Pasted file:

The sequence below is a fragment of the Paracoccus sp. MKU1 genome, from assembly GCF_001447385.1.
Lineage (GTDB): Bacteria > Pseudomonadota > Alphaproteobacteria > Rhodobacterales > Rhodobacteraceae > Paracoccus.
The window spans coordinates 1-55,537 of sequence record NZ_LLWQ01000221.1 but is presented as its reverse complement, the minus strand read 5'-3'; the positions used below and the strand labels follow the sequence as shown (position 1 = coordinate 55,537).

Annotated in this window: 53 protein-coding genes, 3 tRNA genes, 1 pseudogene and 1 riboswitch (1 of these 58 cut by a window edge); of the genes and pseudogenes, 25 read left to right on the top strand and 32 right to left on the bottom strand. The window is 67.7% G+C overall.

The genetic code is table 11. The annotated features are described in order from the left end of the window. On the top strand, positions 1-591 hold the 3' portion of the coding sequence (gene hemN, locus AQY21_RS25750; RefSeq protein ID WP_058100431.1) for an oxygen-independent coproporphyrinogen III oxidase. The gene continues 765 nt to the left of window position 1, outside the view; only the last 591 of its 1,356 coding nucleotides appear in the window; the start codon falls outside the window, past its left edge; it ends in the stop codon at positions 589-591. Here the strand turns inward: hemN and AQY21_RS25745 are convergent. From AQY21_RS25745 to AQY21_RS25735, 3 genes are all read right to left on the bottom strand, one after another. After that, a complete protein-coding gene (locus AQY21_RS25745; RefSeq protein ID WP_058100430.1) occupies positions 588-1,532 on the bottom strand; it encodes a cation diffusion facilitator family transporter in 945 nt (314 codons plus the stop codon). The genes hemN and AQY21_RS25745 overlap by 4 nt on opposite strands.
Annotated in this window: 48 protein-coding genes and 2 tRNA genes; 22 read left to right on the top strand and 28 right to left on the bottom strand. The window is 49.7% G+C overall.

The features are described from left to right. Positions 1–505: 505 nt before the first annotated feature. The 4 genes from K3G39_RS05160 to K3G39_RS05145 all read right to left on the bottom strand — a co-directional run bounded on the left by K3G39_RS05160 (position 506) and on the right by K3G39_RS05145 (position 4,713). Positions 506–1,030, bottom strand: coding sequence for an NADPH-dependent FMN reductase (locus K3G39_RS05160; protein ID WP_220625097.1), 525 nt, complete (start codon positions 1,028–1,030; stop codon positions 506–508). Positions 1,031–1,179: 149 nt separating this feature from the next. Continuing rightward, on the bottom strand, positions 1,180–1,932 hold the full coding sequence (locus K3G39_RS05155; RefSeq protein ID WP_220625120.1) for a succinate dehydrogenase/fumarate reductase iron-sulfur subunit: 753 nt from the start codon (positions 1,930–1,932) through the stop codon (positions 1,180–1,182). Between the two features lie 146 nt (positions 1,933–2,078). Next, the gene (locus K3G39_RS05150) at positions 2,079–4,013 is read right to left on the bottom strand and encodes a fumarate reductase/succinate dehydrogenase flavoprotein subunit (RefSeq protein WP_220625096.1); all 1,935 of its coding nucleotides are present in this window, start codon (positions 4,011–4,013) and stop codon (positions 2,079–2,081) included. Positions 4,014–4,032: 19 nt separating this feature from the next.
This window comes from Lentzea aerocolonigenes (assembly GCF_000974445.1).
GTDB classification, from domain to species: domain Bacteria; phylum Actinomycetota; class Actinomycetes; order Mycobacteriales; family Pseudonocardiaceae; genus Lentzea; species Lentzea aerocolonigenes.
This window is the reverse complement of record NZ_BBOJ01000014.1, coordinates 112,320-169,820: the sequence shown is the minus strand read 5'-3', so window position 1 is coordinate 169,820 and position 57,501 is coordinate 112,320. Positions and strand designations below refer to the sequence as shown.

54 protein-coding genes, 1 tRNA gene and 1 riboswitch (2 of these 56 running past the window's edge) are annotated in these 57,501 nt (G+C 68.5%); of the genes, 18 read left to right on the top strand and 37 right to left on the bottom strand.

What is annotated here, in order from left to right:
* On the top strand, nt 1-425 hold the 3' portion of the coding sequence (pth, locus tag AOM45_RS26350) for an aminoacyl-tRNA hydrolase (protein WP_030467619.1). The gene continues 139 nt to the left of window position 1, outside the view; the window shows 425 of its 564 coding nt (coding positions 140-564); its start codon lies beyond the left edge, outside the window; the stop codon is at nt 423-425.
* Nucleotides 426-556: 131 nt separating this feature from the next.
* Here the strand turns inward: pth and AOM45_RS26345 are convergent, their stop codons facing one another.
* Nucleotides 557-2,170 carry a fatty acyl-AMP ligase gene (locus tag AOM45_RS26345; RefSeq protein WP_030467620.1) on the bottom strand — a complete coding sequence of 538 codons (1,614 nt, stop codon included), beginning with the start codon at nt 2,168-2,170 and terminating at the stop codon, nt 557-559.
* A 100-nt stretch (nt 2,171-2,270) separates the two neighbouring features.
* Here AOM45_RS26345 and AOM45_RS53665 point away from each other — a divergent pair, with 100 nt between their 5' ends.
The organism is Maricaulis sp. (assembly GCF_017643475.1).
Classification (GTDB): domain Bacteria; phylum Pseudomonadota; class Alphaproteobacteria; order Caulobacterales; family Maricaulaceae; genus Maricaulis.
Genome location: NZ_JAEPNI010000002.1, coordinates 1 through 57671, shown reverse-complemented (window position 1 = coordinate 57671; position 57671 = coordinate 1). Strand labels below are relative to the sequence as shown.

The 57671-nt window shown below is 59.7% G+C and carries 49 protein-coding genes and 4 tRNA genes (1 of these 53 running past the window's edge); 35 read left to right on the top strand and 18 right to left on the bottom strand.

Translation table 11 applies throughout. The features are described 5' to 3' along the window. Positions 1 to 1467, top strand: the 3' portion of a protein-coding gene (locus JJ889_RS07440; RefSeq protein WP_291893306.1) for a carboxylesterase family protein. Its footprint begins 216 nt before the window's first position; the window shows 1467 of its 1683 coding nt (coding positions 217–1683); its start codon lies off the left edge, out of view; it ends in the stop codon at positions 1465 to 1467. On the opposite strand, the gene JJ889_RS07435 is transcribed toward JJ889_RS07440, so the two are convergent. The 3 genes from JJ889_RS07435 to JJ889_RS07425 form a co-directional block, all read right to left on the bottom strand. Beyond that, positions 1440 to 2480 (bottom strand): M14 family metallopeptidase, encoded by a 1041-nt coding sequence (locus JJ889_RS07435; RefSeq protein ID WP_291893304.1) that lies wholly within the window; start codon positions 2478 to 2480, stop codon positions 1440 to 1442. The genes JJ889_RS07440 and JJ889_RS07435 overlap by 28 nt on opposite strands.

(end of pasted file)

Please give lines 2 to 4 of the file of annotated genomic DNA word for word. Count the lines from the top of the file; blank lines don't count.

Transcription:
Lineage (GTDB): Bacteria > Pseudomonadota > Alphaproteobacteria > Rhodobacterales > Rhodobacteraceae > Paracoccus.
The window spans coordinates 1-55,537 of sequence record NZ_LLWQ01000221.1 but is presented as its reverse complement, the minus strand read 5'-3'; the positions used below and the strand labels follow the sequence as shown (position 1 = coordinate 55,537).

Annotated in this window: 53 protein-coding genes, 3 tRNA genes, 1 pseudogene and 1 riboswitch (1 of these 58 cut by a window edge); of the genes and pseudogenes, 25 read left to right on the top strand and 32 right to left on the bottom strand. The window is 67.7% G+C overall.